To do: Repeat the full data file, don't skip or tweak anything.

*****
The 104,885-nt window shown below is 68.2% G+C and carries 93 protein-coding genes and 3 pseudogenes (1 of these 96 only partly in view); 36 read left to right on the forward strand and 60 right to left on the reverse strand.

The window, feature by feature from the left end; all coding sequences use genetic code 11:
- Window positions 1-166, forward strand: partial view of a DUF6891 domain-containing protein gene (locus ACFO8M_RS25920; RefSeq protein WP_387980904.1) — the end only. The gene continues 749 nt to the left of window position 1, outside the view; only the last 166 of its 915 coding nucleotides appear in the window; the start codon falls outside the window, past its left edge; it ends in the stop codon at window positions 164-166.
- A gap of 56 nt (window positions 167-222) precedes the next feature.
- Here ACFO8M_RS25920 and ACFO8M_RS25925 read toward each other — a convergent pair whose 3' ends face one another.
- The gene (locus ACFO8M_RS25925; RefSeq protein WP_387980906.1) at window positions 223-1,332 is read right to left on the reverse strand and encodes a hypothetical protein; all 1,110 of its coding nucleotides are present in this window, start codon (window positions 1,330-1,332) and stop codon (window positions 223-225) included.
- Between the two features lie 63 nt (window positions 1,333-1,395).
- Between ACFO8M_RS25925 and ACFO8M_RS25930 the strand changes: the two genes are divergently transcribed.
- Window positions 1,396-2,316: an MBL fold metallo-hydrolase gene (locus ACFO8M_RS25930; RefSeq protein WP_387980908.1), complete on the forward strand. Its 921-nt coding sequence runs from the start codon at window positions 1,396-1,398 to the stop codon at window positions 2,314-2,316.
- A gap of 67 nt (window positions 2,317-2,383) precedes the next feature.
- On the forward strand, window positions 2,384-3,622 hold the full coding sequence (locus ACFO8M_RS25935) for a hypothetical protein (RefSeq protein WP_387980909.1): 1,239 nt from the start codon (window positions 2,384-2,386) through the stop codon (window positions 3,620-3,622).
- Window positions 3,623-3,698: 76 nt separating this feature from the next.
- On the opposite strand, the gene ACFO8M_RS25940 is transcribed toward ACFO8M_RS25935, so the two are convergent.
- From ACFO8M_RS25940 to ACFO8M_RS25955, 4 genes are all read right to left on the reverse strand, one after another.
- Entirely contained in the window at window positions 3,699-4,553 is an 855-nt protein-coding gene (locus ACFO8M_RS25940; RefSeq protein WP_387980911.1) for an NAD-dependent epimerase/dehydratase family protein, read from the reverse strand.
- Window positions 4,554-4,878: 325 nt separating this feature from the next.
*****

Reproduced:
The 104,885-nt window shown below is 68.2% G+C and carries 93 protein-coding genes and 3 pseudogenes (1 of these 96 only partly in view); 36 read left to right on the forward strand and 60 right to left on the reverse strand.

The window, feature by feature from the left end; all coding sequences use genetic code 11:
- Window positions 1-166, forward strand: partial view of a DUF6891 domain-containing protein gene (locus ACFO8M_RS25920; RefSeq protein WP_387980904.1) — the end only. The gene continues 749 nt to the left of window position 1, outside the view; only the last 166 of its 915 coding nucleotides appear in the window; the start codon falls outside the window, past its left edge; it ends in the stop codon at window positions 164-166.
- A gap of 56 nt (window positions 167-222) precedes the next feature.
- Here ACFO8M_RS25920 and ACFO8M_RS25925 read toward each other — a convergent pair whose 3' ends face one another.
- The gene (locus ACFO8M_RS25925; RefSeq protein WP_387980906.1) at window positions 223-1,332 is read right to left on the reverse strand and encodes a hypothetical protein; all 1,110 of its coding nucleotides are present in this window, start codon (window positions 1,330-1,332) and stop codon (window positions 223-225) included.
- Between the two features lie 63 nt (window positions 1,333-1,395).
- Between ACFO8M_RS25925 and ACFO8M_RS25930 the strand changes: the two genes are divergently transcribed.
- Window positions 1,396-2,316: an MBL fold metallo-hydrolase gene (locus ACFO8M_RS25930; RefSeq protein WP_387980908.1), complete on the forward strand. Its 921-nt coding sequence runs from the start codon at window positions 1,396-1,398 to the stop codon at window positions 2,314-2,316.
- A gap of 67 nt (window positions 2,317-2,383) precedes the next feature.
- On the forward strand, window positions 2,384-3,622 hold the full coding sequence (locus ACFO8M_RS25935) for a hypothetical protein (RefSeq protein WP_387980909.1): 1,239 nt from the start codon (window positions 2,384-2,386) through the stop codon (window positions 3,620-3,622).
- Window positions 3,623-3,698: 76 nt separating this feature from the next.
- On the opposite strand, the gene ACFO8M_RS25940 is transcribed toward ACFO8M_RS25935, so the two are convergent.
- From ACFO8M_RS25940 to ACFO8M_RS25955, 4 genes are all read right to left on the reverse strand, one after another.
- Entirely contained in the window at window positions 3,699-4,553 is an 855-nt protein-coding gene (locus ACFO8M_RS25940; RefSeq protein WP_387980911.1) for an NAD-dependent epimerase/dehydratase family protein, read from the reverse strand.
- Window positions 4,554-4,878: 325 nt separating this feature from the next.